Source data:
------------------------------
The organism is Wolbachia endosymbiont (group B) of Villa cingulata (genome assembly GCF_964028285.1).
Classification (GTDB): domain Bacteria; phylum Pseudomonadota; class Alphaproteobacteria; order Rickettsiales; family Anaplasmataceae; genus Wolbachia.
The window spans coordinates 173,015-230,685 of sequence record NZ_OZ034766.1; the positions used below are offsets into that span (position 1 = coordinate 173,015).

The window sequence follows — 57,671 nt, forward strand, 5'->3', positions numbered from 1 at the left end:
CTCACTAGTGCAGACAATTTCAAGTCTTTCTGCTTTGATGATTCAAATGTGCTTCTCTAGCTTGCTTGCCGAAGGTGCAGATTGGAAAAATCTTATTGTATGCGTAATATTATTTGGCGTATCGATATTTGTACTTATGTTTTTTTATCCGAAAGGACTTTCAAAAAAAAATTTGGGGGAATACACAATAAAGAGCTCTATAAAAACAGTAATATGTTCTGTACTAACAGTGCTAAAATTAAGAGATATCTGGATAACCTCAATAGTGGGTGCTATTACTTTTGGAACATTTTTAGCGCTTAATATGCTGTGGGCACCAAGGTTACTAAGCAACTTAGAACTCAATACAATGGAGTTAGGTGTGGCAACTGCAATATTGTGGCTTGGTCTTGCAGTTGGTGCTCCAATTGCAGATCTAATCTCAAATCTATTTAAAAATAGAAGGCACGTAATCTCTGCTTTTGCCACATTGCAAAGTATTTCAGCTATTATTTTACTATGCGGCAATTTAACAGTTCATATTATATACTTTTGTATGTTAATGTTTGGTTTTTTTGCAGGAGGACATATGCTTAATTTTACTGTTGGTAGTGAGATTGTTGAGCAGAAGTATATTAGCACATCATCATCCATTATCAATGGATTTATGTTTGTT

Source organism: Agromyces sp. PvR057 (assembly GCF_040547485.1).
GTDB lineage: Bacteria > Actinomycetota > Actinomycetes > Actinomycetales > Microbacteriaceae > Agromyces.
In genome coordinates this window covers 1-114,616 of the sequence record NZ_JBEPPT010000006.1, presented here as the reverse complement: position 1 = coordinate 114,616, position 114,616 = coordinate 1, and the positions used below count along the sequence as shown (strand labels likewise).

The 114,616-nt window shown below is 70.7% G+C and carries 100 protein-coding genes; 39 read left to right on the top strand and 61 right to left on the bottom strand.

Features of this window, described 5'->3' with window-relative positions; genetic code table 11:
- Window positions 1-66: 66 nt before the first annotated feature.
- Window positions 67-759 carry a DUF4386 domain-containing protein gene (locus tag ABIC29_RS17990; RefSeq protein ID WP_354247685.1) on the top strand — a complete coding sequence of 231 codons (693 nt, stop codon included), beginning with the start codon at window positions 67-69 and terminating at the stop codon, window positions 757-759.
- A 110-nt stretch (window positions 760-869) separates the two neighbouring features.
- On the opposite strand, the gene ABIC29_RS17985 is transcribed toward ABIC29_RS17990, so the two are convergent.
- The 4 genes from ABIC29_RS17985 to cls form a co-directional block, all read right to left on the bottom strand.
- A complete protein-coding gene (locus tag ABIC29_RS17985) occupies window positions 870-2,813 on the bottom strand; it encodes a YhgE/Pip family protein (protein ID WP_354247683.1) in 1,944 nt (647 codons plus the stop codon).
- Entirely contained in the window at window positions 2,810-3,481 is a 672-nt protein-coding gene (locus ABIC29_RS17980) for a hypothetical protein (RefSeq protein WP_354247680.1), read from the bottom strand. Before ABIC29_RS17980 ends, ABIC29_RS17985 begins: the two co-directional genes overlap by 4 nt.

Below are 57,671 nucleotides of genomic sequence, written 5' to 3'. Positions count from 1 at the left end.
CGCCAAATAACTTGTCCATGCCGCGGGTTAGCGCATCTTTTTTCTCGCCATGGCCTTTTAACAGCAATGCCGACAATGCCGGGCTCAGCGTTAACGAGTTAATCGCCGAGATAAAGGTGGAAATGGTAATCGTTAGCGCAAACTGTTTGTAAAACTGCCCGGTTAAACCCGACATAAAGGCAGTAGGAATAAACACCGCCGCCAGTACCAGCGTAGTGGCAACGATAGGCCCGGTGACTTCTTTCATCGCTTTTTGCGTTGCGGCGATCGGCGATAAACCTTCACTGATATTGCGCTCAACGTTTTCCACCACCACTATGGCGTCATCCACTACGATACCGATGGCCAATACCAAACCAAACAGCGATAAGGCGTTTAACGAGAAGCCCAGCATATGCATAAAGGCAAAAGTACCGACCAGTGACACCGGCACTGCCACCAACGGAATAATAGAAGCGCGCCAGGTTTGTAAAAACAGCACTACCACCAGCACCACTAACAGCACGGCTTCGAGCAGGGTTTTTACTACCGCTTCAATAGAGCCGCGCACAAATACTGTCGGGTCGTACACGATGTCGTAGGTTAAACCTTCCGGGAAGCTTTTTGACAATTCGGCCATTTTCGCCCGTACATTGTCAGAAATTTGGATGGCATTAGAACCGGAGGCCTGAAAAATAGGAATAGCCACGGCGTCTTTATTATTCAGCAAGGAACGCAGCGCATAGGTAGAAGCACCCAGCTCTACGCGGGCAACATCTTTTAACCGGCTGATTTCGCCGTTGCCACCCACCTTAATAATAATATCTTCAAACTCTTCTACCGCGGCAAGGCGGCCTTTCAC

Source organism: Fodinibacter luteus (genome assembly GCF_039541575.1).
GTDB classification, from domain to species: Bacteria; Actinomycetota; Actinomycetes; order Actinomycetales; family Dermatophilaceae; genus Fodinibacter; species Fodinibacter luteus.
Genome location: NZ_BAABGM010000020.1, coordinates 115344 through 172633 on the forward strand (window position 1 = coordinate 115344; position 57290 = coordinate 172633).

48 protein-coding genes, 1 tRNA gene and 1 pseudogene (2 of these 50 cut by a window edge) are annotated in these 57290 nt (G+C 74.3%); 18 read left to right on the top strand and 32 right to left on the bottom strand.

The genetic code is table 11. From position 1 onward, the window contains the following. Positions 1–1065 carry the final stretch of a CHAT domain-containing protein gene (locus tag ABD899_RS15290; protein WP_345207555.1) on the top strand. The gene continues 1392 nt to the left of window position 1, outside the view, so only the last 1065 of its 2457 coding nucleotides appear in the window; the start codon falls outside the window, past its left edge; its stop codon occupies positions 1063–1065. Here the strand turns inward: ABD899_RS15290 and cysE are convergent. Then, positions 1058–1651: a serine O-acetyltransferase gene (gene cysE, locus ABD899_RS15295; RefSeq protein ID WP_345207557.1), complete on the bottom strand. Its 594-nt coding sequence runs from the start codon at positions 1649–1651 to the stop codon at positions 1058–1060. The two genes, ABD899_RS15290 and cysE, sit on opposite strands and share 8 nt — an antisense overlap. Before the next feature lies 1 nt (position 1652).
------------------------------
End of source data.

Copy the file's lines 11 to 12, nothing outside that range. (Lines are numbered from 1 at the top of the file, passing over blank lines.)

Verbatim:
- Window positions 1-66: 66 nt before the first annotated feature.
- Window positions 67-759 carry a DUF4386 domain-containing protein gene (locus tag ABIC29_RS17990; RefSeq protein ID WP_354247685.1) on the top strand — a complete coding sequence of 231 codons (693 nt, stop codon included), beginning with the start codon at window positions 67-69 and terminating at the stop codon, window positions 757-759.